Naimatullah Rekazai maintains a comfortable distance between himself and his twin son and daughter.
That's because the 37-year-old Rekazai, blinded by a mine explosion during the Soviet occupation in the 1980s, doesn't plan on being around for long.
Rekazai is already living on borrowed time. It was in July that he received a letter from the Taliban threatening him with death if he did not stop his work providing women with job-skill training. The deadline given in the letter, August 21, has already passed, leaving Rekazai expecting a Taliban assassin at "anytime, any place."
"If I tell you the truth, I am under psychological pressure. In the past, I worked for eight hours but now working for two or three hours is difficult. Similarly, I get very little sleep at night," Rekazai says. "When my children talk to me, I feel saddened and I tell myself: 'You are going to die. You will be killed. Do not endear yourself to the children so much that they will feel your absence bitterly. They will suffer more.'"
The Taliban is well known for acting on its threats, and Rekazai is afraid every time he moves around his hometown, Mehtarlam. This small mountainous town serves as the capital of eastern Laghman Province and responsibility for its security was recently transferred to Afghan forces.
More And More Serious Threats
It's Rekazai's work for the Afghanistan Blind Migration, a nongovernmental organization that Rekazai has directed since its founding in 2002, that incurred the Taliban's wrath. This small NGO works to improve the lives of impoverished women and the disabled by providing training for carpet weaving, tailoring, and other skills. A U.S.-funded course that teaches women how to use computers is a particular point of pride.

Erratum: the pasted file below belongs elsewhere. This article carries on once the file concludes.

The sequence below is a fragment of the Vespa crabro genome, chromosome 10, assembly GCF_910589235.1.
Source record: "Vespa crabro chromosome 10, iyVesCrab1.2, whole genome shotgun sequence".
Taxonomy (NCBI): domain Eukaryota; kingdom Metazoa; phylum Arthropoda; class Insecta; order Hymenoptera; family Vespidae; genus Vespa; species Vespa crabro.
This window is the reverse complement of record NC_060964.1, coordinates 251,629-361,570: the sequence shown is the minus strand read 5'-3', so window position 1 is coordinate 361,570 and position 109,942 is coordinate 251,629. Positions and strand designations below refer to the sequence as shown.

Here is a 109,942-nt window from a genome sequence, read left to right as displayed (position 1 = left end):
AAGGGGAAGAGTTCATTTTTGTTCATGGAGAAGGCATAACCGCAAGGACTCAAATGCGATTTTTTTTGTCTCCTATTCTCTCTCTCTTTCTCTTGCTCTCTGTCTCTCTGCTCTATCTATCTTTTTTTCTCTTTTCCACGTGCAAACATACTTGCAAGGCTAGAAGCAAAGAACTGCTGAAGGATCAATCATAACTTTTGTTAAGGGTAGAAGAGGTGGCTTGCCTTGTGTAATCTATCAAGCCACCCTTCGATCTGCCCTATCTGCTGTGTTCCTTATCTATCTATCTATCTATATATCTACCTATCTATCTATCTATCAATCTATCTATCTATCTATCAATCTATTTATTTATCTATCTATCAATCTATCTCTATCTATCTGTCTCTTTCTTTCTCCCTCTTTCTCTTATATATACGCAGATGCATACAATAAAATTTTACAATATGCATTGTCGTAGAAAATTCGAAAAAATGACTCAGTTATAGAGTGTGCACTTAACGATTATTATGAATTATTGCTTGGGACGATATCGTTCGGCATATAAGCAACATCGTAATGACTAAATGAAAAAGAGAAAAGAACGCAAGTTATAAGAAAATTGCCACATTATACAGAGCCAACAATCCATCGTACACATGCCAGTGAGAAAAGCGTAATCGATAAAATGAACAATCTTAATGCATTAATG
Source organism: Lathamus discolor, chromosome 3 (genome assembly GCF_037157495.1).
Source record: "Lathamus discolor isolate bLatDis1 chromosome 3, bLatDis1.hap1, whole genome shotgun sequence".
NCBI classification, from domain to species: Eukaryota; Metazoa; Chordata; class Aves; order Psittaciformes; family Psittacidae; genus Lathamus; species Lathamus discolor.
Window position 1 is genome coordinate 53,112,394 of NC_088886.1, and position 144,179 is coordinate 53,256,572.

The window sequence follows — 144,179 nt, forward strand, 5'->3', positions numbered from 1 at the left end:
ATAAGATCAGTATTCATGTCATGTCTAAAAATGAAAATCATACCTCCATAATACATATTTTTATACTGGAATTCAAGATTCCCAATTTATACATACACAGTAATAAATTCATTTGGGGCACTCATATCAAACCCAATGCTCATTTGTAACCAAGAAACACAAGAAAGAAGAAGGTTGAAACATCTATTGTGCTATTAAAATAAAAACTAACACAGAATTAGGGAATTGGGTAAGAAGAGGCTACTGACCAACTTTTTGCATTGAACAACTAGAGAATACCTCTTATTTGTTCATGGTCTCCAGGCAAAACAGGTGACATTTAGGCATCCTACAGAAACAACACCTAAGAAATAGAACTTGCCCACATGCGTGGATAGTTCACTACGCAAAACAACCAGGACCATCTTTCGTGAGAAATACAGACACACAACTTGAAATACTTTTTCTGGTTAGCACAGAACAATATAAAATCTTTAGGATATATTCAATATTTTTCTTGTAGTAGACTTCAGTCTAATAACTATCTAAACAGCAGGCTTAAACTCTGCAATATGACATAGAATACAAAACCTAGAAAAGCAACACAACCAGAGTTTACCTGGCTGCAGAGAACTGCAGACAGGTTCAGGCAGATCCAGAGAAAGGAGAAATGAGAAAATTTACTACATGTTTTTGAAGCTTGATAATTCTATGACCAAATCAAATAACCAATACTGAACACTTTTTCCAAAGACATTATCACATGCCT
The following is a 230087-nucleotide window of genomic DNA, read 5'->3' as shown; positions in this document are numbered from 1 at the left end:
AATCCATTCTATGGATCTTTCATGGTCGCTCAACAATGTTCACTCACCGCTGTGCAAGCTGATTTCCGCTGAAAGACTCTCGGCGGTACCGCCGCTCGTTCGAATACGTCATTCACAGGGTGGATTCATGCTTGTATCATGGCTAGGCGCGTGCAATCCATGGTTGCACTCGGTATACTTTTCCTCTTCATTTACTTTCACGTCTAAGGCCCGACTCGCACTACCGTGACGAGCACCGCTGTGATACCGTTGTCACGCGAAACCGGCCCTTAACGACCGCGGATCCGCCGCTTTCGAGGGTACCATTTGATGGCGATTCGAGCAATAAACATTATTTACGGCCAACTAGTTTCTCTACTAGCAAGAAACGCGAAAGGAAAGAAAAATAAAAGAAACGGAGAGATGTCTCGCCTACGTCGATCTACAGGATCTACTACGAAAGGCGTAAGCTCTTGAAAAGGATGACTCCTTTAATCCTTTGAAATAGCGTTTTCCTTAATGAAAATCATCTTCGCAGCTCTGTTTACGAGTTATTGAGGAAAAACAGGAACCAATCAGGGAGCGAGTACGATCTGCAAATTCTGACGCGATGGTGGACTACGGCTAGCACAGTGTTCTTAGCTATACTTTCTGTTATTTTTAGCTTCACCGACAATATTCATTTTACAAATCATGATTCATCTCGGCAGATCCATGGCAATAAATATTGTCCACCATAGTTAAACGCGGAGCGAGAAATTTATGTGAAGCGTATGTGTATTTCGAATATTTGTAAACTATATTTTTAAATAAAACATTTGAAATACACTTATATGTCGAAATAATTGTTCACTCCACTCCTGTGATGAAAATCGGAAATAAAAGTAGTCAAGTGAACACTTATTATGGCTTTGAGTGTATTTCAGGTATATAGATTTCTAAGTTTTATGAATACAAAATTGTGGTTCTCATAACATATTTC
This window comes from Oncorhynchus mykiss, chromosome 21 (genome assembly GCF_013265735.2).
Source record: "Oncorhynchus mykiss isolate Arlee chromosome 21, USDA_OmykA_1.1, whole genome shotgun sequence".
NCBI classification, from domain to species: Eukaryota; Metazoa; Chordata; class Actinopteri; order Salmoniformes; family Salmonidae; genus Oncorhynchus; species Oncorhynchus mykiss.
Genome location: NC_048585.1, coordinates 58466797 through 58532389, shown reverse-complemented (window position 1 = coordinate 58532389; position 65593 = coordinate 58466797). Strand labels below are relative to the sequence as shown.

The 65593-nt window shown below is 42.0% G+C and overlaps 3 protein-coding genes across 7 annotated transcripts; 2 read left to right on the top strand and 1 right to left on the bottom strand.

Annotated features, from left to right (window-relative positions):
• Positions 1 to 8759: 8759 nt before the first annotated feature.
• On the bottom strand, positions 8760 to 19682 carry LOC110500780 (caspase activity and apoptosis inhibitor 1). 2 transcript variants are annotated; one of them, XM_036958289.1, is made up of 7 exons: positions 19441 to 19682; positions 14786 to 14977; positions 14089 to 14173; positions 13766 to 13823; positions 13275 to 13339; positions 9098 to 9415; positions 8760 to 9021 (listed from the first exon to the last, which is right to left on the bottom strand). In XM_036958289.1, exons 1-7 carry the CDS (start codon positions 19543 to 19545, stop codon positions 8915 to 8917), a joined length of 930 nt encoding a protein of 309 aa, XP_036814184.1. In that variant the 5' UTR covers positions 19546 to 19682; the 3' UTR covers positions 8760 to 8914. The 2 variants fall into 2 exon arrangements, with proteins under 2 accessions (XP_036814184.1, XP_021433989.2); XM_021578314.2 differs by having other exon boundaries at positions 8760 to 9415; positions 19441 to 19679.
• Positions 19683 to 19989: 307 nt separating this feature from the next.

Rekazai first received threats this spring. Unknown telephone callers initially requested that he shut down his projects. Soon the phone calls turned threatening, and he was warned that his life would be in danger if he failed to comply with the orders of local Taliban commanders.
The letter sent by Taliban militants to Naimatullah Rekazai, complete with official seal.
Rekazai initially dismissed the threats as an effort by jealous locals who merely wanted to shut down his organization. But on July 6 he received a letter complete with the stamp of the Taliban General Intelligence Directorate.
The handwritten Pashto-language document features the letterhead of the Islamic Emirate of Afghanistan, the formal name for the Afghan Taliban organization. It was apparently intended to dispel any doubts he may have had on the seriousness of the threat, and tells him to obey what he was told on the telephone. It gives him until August 21 to comply with the Taliban demands. "After that date, [consider] every moment the final moment of your life. It [death] can come anytime, any place."
Rekazai says that the Taliban accused him of being a U.S. agent who was helping the Central Intelligence Agency track their fighters. Such accusations continued despite his efforts to distance his organization from the local Provincial Reconstruction Team, a Western military/civilian body that funded some of his projects